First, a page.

I had plenty of time to cool my heels in airports this last half month — plenty — and read mad amounts, including some interesting pop cult talk in The New York Times. Some highlights:
• Yes to this. You want to improve your experience of reading a book? Hit that thing the way you’d hit a new season of Stranger Things if Netflix dropped it tomorrow. Figure out how many pages you can read in, say, 45 minutes. Then, next time you sit down with the book, try and read that many pages before you look at your phone again. The more time and energy you can give to a novel,, the more the mental effort melts away, and the story comes roaring forth, with a cast of thousands and no budgetary limits on the SFX.
• Here’s some good talk about Avengers: Endgame, and the way the superhero film has become an invasive species that has driven most of the other fish out of the theatrical pond. I am myself a guy who loves the superhero genre and I’m blown away by what has been accomplished in just over a decade of films set in the MCU. Is it the best franchise ever? Isn’t it? Remember, we’re talking 22 films here; Bond has had 24 films, but it took him 50 years to get there, and, like, half of ‘em are really cheesy. Endgame is a sublime bit of closure, the ending we hoped for but didn’t quite dare hope we’d get.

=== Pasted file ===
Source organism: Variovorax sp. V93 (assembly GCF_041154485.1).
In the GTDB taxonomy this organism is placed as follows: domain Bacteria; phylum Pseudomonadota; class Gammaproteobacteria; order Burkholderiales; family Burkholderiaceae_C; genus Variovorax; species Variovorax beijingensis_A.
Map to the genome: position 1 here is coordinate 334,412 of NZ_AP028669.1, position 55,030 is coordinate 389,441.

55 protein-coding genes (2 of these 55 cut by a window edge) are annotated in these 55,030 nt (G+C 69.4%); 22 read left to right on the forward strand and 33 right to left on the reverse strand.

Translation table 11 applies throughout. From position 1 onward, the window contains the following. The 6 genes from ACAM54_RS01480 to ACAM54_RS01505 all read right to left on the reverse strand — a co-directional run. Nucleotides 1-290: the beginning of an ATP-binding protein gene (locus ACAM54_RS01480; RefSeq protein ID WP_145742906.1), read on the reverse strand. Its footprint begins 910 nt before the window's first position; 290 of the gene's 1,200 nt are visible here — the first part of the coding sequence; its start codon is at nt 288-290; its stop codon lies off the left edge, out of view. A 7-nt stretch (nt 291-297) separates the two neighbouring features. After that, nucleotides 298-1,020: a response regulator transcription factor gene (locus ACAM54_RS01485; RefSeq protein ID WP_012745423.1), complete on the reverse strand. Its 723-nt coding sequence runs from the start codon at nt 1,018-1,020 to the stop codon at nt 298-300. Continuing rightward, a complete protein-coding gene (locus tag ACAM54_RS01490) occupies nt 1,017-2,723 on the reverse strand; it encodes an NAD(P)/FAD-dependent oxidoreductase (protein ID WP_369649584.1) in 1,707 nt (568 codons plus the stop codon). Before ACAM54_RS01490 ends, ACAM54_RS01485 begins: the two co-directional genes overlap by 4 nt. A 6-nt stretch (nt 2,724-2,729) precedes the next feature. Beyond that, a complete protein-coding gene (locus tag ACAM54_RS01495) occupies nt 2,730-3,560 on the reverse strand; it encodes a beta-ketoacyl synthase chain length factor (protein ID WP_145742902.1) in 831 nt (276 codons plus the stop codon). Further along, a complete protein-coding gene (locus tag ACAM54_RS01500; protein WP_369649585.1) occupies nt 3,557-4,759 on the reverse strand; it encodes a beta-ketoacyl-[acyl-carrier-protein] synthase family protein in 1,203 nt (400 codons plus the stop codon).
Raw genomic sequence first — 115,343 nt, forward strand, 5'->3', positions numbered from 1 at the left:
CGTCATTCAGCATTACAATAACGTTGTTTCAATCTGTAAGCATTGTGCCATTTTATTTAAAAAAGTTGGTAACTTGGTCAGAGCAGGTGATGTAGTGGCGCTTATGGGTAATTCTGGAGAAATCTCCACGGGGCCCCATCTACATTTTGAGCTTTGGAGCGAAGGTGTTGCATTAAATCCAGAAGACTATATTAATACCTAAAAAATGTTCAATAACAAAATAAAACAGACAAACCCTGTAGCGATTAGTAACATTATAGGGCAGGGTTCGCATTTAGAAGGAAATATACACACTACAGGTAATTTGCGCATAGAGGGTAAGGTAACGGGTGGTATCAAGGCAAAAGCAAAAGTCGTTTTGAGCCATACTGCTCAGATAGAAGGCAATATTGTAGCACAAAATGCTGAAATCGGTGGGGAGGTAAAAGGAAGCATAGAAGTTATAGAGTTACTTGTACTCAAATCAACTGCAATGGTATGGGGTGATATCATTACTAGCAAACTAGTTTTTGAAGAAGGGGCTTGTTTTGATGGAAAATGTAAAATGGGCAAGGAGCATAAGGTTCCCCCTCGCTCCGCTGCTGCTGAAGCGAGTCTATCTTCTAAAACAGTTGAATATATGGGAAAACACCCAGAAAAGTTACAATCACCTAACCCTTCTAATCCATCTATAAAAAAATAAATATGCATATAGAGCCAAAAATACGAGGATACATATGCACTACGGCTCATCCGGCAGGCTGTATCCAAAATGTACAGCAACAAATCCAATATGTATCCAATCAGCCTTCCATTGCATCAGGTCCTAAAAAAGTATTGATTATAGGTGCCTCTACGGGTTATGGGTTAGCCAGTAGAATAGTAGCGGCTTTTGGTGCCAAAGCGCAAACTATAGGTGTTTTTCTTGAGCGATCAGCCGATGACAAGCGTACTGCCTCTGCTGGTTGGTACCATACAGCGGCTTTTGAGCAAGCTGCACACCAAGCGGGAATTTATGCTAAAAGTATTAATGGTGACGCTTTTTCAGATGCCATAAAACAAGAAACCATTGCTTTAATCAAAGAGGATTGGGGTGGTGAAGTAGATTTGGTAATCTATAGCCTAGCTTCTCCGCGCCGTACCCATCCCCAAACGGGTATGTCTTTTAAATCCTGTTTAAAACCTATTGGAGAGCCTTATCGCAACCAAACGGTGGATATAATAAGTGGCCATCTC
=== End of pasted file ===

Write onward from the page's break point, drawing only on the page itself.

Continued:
Stilllllll…. Manohla Dargis has a dark spin on the MCU which I thought was worth a look. Cause, like, what are these films really about? Don’t they sort of celebrate the idea of an unelected high-powered elite — people with access to limitless wealth and bottomless governmental resources — using science we don’t understand to solve problems too overwhelming for an ordinary person to comprehend? They have dick measuring contests that leave cities and nations in ruins, but they walk away without one lock of hair out of place. The subtext here is that we should be happy to turn our power over to the 1% — Bezos, Zuckerberg, Trump — and be grateful they don’t reduce our planet entirely to cinders.
Okay, maybe — MAYBE — that’s overthinking it. (My wife says they’re delightful action-comedies that give folks some desperately needed wish fulfillment. Sometimes, the most generous take is also the most accurate one.)
• The online YA community has become a realllllllly fucked up place. But you knew that. I… just don’t think a couple hundred people ganging up to destroy a first novel (and crush the novelist in the process) before the book is even released is healthy literary criticism. Remember when everyone was getting off on the idea of wiping out the literary gatekeepers and ushering in a new era of free expression? Turns out the Internet is waaaaaay more repressive than your average publishing house.